In Africa, there are birds called oxpeckers (two species in genus Buphagus:yellow-billed and red-billed) that also perch on mammals and eat ticks, lice, fleas, and biting flies found on the animals’ skin. Studies have shown that individual oxpeckers eat up to 100 engorged ticks or 13,000 nymphs per day. Quite a benefit to the animal!
Yellow-billed oxpecker on a large bovine mammal in Africa (photo from Wikimedia Commons)
Engorged ticks contain tiny blood meals so it’s not a big leap that the oxpeckers sometimes to go directly to the blood source, pecking and plucking at an animal’s wounds. Despite this parasitic and perhaps painful behavior, many mammals tolerate the oxpeckers although elephants and some antelopes shoo them off when they land.
Yellow-headed caracaras are unrelated to oxpeckers but their tick-eating behavior extends to blood meals as well. The Handbook of the Birds of the World includes this remark about the caracara’s eating habits:
“Perches on cattle and Capybaras (Hydrochoerus hydrochaeris) to pick off ticks; picks flesh from open wounds on backs of cattle, which often seem oddly indifferent to the process.”
It sounds gruesome but the benefits of having your own portable tick-remover apparently outweigh the occasional blood meal.
(photos from Wikimedia Commons. Click on the images to see the original)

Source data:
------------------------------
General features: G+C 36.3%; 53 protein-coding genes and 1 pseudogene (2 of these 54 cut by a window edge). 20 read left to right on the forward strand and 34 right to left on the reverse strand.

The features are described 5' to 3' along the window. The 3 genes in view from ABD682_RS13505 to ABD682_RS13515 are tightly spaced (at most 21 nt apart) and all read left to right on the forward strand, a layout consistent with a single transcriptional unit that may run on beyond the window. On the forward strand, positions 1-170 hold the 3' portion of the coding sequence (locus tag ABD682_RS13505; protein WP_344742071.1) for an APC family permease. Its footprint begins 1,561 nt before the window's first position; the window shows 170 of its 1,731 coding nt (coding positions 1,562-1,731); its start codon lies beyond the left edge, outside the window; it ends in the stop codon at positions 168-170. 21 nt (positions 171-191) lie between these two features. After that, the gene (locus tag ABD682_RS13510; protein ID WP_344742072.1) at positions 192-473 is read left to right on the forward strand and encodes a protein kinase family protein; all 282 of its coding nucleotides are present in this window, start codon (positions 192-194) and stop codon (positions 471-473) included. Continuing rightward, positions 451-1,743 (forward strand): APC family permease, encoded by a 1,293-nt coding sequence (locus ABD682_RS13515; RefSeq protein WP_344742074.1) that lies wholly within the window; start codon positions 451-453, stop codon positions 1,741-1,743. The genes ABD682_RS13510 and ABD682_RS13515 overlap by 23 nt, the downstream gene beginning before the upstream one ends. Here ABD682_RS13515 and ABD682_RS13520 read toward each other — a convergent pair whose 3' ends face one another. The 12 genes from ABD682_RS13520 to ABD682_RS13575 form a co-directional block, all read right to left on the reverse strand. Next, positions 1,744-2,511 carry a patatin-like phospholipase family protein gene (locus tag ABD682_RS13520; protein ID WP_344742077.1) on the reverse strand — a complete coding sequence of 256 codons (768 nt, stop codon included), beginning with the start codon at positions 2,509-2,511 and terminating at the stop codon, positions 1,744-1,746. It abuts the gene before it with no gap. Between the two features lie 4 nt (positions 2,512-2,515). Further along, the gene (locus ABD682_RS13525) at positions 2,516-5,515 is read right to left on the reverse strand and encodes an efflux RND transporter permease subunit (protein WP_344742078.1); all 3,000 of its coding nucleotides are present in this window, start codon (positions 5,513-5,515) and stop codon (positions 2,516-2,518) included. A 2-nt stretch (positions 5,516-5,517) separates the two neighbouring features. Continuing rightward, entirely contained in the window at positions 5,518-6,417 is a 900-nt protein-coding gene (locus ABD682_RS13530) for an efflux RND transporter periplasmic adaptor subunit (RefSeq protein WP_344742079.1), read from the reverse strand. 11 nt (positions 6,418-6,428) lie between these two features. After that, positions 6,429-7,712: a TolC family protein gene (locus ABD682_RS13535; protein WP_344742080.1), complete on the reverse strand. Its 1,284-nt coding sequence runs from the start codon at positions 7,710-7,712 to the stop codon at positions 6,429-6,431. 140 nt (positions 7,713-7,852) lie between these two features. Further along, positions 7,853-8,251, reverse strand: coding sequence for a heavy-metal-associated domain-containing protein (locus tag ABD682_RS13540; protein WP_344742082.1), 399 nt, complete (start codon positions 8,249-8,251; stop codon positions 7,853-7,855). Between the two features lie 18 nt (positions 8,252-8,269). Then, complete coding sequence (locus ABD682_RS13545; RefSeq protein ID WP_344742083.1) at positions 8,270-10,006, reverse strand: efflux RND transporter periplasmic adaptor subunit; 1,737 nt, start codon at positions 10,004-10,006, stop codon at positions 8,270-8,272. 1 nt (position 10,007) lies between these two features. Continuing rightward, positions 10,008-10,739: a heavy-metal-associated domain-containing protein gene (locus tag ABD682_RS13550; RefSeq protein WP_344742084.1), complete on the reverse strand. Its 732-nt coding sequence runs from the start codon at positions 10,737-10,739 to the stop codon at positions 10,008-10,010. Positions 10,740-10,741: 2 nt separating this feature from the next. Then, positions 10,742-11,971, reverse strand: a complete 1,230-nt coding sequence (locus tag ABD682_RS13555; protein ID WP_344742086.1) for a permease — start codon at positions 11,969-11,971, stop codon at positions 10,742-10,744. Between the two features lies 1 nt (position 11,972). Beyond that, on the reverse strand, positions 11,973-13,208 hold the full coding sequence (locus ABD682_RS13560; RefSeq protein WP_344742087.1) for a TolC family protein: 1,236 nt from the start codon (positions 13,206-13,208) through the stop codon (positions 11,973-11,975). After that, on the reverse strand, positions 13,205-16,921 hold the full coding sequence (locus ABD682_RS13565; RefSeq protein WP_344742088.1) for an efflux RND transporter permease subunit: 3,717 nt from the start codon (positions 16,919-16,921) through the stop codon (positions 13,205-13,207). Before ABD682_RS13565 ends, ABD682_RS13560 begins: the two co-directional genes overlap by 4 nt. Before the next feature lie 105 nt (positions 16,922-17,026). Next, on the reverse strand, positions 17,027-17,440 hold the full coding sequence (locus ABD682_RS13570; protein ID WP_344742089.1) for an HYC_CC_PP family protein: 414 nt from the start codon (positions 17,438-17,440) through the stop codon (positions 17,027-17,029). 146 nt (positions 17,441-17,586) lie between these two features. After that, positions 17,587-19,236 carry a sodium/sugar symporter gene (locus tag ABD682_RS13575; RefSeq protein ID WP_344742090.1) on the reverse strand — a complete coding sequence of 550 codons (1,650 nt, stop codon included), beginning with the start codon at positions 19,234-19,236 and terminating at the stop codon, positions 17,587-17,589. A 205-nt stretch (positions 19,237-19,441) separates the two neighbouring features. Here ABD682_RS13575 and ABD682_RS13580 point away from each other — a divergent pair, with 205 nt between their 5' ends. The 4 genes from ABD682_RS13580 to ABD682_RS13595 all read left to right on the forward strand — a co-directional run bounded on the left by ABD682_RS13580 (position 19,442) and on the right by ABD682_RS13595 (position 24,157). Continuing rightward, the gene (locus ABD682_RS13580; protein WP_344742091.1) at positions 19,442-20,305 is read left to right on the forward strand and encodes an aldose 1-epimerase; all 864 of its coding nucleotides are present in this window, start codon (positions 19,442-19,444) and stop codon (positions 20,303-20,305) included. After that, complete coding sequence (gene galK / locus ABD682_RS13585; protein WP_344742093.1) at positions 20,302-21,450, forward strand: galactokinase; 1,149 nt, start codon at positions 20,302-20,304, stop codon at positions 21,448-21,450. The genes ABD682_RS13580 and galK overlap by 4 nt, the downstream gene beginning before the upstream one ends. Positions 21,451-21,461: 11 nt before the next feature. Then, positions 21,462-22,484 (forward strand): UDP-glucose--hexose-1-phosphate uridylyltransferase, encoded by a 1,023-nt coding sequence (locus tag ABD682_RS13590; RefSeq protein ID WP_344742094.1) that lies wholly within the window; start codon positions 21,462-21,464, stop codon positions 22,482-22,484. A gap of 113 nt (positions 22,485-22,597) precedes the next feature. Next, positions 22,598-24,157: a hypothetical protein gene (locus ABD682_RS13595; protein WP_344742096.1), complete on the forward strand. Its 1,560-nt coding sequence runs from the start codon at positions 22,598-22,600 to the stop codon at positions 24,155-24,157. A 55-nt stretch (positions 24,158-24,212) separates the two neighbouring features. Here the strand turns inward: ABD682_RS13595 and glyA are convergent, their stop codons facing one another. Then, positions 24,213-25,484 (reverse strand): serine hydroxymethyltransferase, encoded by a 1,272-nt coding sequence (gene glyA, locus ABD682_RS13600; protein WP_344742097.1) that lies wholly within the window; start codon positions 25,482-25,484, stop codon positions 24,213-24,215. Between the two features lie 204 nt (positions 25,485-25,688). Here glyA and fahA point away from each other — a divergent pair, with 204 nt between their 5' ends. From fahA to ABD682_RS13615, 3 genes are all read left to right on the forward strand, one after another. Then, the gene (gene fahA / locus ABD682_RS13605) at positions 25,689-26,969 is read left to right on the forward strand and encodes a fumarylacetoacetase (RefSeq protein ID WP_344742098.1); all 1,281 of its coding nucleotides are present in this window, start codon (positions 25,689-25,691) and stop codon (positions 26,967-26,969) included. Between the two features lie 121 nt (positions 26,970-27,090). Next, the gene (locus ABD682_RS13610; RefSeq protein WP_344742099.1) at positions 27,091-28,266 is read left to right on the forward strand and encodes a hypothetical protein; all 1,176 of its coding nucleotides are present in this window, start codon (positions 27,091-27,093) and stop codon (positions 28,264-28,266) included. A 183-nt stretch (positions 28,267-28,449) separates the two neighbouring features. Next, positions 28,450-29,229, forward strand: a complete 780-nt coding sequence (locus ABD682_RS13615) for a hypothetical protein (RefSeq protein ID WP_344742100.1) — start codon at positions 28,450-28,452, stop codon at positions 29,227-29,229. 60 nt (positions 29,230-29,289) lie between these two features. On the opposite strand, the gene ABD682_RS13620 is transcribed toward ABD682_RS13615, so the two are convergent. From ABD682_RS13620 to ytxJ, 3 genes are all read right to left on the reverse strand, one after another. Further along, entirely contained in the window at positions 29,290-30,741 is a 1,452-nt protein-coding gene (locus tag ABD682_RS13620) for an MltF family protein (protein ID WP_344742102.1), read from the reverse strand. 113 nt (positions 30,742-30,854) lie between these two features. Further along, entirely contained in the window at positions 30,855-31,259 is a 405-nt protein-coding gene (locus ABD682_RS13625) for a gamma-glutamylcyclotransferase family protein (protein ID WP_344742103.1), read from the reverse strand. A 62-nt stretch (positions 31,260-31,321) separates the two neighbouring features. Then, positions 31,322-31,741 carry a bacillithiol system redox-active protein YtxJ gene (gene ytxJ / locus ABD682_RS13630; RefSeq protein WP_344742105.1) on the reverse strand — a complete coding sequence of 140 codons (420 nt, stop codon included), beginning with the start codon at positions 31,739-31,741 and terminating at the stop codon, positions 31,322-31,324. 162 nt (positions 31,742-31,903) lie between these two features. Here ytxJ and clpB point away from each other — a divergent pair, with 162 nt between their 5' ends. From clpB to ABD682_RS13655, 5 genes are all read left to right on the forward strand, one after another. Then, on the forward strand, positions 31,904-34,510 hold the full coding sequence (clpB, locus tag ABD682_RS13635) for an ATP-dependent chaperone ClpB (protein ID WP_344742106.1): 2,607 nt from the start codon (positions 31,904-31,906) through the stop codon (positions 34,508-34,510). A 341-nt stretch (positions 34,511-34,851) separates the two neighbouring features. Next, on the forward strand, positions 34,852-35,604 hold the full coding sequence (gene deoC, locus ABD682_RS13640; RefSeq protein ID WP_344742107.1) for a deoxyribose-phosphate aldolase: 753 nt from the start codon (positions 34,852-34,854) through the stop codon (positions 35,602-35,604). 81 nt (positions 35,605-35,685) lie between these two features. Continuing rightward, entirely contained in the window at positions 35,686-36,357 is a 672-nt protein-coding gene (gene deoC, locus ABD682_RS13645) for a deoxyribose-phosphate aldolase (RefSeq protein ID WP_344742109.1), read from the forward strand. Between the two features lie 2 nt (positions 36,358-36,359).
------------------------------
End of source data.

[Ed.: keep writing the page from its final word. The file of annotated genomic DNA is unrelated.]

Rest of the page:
There’s a bird of prey in South America that likes to raid wasp nests to eat the larvae. The problem is that red-throated caracaras (Ibycter americanus) have bare skin on their faces and throats, an easy target for stinging wasps.
How do the birds get the larvae without a lot of pain? Do they chemically repel the wasps?
In 2013, Canadian Sean McCann and colleagues studied red-throated caracaras in French Guiana on the north coast of South America. They learned that, no, the birds don’t repel the wasps. The caracaras are attacked but they compensate in other ways.
Watch the video to see how the birds nab their tasty meal. They know something about wasp behavior that we had been ignoring.
Harmar bald eagle carrying nesting material in March 2013 (photo by Steve Gosser)
For one of Pittsburgh’s three bald eagle pairs, this year started off with a bang.
Since late 2013 the Harmar pair that nests along the Allegheny River have been hard to observe because PennDOT blocked off the nearest viewing area while building a replacement for the 107-year-old Hulton Bridge. Steve Gosser took the photo above from that viewing location in March 2013. It’s been hard to get good photos for years.
Last October the new bridge was completed and dedicated but the eagle viewing area was still closed while PennDOT began to deconstruct the old bridge. However …
Staff from the Audubon Society of Western Pennsylvania were on hand to monitor the eagles just in case. As ASWP reports below, the eagles weren’t affected at all. They were 3.4 miles away as the crow flies. (The eagles would have flown along the river, which is even longer.)
The Harmar eagles were down river near the Fox Chapel Yacht Club at the time. Our staff member monitoring the eagles said that the birds “didn’t even flinch” at the sound of the implosion.
The eagle viewing zone at Harmar will be closed a while longer but you can watch this pair easily now on the Audubon Society of Western Pennsylvania website. ASWP has both the Hays and Harmar eagles’ nests streaming live at eagles.aswp.org. Click here to watch.